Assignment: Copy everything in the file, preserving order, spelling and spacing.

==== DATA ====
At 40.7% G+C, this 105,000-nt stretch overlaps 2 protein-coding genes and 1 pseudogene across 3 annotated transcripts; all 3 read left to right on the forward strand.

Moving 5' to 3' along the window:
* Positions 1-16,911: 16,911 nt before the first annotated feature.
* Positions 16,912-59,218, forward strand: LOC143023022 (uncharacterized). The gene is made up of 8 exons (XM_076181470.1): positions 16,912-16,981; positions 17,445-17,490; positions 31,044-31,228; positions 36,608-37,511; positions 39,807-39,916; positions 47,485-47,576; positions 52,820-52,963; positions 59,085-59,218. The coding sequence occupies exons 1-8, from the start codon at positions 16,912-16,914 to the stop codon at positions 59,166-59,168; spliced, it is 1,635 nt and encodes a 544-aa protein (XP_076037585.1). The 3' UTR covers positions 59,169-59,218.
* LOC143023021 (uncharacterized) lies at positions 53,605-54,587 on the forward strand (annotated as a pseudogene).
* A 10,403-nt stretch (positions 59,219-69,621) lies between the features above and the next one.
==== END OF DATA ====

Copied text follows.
At 40.7% G+C, this 105,000-nt stretch overlaps 2 protein-coding genes and 1 pseudogene across 3 annotated transcripts; all 3 read left to right on the forward strand.

Moving 5' to 3' along the window:
* Positions 1-16,911: 16,911 nt before the first annotated feature.
* Positions 16,912-59,218, forward strand: LOC143023022 (uncharacterized). The gene is made up of 8 exons (XM_076181470.1): positions 16,912-16,981; positions 17,445-17,490; positions 31,044-31,228; positions 36,608-37,511; positions 39,807-39,916; positions 47,485-47,576; positions 52,820-52,963; positions 59,085-59,218. The coding sequence occupies exons 1-8, from the start codon at positions 16,912-16,914 to the stop codon at positions 59,166-59,168; spliced, it is 1,635 nt and encodes a 544-aa protein (XP_076037585.1). The 3' UTR covers positions 59,169-59,218.
* LOC143023021 (uncharacterized) lies at positions 53,605-54,587 on the forward strand (annotated as a pseudogene).
* A 10,403-nt stretch (positions 59,219-69,621) lies between the features above and the next one.